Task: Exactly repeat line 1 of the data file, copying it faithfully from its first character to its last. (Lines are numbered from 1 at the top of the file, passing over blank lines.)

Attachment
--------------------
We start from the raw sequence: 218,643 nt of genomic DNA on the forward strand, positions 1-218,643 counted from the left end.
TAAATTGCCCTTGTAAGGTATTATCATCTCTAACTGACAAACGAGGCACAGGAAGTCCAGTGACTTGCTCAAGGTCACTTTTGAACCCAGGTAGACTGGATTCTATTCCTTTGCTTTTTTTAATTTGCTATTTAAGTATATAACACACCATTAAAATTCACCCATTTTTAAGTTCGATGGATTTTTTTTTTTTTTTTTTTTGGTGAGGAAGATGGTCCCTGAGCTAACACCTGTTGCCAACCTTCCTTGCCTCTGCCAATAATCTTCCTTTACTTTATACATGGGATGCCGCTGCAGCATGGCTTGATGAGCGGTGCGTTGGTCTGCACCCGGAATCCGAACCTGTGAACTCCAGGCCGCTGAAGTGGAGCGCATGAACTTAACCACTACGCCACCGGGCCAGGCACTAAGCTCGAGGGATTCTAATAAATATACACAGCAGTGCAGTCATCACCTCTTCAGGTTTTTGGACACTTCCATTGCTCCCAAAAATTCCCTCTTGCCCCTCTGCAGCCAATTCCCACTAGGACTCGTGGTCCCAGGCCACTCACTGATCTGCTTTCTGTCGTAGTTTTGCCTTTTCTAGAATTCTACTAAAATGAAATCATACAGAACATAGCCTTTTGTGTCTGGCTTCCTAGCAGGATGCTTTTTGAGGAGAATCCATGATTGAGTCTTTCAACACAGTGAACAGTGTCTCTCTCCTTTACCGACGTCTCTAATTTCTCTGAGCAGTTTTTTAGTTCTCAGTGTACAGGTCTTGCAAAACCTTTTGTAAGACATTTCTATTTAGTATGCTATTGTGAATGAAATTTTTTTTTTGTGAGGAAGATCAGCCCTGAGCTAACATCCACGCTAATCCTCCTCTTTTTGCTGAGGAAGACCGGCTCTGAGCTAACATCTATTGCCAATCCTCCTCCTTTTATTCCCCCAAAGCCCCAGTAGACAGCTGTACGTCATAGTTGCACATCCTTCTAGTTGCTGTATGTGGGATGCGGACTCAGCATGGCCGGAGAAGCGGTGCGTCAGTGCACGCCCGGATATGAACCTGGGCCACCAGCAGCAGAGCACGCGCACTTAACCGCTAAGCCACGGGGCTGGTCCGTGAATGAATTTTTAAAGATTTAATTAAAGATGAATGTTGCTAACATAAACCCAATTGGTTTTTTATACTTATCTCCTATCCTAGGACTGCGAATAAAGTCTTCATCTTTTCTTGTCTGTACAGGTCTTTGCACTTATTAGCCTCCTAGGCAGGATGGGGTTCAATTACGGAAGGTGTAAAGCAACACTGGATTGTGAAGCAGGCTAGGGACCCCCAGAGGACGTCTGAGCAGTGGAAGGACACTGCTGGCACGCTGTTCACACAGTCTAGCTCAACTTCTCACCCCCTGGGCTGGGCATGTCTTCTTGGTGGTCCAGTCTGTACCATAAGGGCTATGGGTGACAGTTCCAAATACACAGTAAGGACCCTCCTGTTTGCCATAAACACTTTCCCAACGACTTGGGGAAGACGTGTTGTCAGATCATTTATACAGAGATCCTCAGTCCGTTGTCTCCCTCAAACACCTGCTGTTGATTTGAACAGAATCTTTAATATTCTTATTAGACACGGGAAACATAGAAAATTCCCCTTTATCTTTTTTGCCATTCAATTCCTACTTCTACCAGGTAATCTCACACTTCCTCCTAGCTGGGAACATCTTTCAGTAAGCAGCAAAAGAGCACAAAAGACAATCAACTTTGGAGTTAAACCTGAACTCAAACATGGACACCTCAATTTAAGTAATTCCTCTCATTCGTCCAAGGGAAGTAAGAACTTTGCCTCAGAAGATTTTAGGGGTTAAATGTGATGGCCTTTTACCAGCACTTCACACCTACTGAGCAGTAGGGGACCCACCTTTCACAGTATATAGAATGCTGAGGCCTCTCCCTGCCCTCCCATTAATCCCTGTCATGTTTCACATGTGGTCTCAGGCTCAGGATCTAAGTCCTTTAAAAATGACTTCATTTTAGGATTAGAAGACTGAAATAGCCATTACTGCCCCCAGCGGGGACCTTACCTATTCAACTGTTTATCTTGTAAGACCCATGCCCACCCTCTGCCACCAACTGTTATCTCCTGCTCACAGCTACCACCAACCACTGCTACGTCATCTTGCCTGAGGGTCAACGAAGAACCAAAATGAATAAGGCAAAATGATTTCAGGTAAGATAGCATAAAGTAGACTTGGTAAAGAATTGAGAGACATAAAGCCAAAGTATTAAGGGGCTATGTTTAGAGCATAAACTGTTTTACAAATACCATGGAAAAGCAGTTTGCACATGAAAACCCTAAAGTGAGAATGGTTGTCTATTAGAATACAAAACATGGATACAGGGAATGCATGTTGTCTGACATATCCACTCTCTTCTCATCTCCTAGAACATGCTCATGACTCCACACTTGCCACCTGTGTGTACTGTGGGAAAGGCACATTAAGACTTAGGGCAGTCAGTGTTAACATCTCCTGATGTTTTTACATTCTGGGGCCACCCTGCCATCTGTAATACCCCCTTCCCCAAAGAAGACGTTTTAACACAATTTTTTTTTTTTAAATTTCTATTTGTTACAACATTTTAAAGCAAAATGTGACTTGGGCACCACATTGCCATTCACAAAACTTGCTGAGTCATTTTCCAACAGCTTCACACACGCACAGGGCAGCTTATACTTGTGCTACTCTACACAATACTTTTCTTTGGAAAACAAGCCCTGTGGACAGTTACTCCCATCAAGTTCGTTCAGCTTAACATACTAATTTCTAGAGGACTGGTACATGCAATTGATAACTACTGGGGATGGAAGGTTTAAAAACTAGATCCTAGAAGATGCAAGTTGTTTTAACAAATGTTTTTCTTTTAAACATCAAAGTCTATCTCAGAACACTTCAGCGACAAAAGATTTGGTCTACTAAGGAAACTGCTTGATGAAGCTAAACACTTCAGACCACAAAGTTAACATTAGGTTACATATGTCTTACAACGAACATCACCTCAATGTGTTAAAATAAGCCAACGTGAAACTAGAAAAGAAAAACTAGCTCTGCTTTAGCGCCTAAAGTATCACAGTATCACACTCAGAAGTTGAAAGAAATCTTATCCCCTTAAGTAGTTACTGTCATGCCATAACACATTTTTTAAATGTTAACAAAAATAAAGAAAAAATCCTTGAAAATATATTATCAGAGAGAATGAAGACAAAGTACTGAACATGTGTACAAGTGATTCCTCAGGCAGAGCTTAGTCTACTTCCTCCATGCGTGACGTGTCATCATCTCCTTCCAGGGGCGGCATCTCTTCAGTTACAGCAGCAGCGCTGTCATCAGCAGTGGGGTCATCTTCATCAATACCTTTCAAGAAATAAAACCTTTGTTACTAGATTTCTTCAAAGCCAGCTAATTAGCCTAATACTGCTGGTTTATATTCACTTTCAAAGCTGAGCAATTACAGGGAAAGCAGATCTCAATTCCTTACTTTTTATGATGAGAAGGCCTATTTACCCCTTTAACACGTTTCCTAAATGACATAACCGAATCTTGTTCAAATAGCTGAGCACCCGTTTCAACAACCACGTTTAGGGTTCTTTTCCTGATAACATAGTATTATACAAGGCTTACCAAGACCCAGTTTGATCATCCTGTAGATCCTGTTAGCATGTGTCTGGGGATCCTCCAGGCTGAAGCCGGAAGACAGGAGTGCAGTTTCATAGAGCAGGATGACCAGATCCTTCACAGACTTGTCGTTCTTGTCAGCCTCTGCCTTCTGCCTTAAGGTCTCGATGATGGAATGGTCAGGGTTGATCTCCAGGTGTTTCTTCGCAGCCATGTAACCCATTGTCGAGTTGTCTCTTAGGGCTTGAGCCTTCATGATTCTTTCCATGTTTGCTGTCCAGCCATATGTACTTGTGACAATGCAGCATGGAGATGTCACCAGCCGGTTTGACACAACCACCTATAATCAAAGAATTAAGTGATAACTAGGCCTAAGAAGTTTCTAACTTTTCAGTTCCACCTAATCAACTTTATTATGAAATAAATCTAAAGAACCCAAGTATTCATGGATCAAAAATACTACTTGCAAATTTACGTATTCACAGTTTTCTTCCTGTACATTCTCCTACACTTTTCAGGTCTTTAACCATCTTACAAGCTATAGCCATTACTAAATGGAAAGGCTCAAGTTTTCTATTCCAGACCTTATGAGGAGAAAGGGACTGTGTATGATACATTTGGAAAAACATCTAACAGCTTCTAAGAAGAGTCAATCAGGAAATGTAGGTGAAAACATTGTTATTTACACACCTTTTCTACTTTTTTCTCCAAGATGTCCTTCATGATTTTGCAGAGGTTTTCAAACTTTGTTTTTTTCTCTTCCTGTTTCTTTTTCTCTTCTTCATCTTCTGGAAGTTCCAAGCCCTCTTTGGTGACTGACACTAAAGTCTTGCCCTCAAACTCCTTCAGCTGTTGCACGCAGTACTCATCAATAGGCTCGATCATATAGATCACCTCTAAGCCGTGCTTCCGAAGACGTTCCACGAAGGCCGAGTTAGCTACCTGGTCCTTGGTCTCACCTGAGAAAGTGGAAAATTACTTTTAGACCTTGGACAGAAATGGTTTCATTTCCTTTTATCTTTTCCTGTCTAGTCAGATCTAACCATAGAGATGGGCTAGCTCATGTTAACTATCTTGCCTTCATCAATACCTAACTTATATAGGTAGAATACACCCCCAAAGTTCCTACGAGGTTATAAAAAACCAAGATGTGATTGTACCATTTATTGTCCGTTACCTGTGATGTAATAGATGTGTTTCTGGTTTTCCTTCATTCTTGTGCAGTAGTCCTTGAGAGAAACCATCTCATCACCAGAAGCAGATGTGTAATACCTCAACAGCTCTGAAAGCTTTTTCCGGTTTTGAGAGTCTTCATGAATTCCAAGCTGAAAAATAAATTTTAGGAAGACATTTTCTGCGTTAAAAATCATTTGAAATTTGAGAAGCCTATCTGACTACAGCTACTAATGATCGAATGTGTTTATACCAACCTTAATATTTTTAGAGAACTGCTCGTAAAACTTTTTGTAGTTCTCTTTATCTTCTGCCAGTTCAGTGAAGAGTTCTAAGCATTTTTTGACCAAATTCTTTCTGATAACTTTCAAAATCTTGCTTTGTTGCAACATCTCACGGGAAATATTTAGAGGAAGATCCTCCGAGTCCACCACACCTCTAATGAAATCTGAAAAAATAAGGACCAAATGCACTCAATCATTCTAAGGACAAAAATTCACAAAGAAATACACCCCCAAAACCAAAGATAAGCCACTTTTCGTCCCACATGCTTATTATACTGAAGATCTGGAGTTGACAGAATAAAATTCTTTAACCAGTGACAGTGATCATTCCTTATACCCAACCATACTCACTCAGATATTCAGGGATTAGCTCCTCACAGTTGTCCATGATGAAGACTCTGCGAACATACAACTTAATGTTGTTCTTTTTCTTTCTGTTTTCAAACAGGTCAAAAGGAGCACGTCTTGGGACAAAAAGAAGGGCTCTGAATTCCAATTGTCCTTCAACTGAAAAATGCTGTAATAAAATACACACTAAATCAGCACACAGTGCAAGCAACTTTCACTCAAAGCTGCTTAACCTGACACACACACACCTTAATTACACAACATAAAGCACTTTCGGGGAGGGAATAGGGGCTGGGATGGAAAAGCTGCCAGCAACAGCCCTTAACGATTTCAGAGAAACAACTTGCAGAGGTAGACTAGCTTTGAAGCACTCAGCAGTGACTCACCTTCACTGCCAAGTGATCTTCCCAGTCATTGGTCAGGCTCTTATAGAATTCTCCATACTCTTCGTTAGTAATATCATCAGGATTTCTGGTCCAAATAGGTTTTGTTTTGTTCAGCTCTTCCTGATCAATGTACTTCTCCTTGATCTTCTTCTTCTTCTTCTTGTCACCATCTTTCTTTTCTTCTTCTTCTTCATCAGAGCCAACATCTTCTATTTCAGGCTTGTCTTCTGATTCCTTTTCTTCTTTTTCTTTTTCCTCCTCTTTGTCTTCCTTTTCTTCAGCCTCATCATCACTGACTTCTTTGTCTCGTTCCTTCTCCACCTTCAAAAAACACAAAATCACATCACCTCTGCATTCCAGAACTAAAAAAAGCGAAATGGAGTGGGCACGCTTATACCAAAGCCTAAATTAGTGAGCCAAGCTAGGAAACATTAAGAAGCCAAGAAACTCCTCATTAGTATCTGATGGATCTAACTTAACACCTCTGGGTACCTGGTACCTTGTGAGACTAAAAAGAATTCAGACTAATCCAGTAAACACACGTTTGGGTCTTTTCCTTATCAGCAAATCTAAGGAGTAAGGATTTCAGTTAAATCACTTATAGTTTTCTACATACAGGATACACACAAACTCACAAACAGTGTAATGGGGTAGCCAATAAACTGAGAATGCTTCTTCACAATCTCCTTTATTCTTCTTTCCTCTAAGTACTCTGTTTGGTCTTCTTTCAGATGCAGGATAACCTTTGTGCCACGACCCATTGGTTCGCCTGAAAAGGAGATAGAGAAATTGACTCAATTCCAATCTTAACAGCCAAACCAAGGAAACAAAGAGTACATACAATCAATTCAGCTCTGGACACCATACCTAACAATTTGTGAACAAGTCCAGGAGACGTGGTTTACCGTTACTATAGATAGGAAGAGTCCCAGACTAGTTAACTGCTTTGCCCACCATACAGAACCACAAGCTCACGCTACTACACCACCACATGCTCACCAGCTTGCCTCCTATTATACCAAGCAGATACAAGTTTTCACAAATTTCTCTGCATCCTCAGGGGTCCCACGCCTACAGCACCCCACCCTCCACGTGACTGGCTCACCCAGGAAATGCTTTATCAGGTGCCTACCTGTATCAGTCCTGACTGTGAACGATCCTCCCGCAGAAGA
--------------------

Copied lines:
We start from the raw sequence: 218,643 nt of genomic DNA on the forward strand, positions 1-218,643 counted from the left end.